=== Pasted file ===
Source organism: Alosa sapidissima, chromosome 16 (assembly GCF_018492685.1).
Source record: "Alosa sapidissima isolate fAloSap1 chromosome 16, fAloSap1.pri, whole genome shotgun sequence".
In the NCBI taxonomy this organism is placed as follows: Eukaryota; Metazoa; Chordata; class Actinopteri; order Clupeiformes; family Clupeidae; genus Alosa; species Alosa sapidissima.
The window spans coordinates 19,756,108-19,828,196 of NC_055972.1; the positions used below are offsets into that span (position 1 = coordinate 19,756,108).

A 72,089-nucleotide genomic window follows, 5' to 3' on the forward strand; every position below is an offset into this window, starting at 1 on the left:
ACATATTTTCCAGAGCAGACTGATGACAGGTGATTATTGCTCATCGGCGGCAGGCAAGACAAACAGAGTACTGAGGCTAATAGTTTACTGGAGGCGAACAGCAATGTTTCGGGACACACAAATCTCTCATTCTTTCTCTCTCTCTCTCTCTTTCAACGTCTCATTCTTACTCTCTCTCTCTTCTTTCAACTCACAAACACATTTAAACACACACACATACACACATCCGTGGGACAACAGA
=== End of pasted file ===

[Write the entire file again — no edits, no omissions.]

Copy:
Source organism: Alosa sapidissima, chromosome 16 (assembly GCF_018492685.1).
Source record: "Alosa sapidissima isolate fAloSap1 chromosome 16, fAloSap1.pri, whole genome shotgun sequence".
In the NCBI taxonomy this organism is placed as follows: Eukaryota; Metazoa; Chordata; class Actinopteri; order Clupeiformes; family Clupeidae; genus Alosa; species Alosa sapidissima.
The window spans coordinates 19,756,108-19,828,196 of NC_055972.1; the positions used below are offsets into that span (position 1 = coordinate 19,756,108).

A 72,089-nucleotide genomic window follows, 5' to 3' on the forward strand; every position below is an offset into this window, starting at 1 on the left:
ACATATTTTCCAGAGCAGACTGATGACAGGTGATTATTGCTCATCGGCGGCAGGCAAGACAAACAGAGTACTGAGGCTAATAGTTTACTGGAGGCGAACAGCAATGTTTCGGGACACACAAATCTCTCATTCTTTCTCTCTCTCTCTCTCTTTCAACGTCTCATTCTTACTCTCTCTCTCTTCTTTCAACTCACAAACACATTTAAACACACACACATACACACATCCGTGGGACAACAGA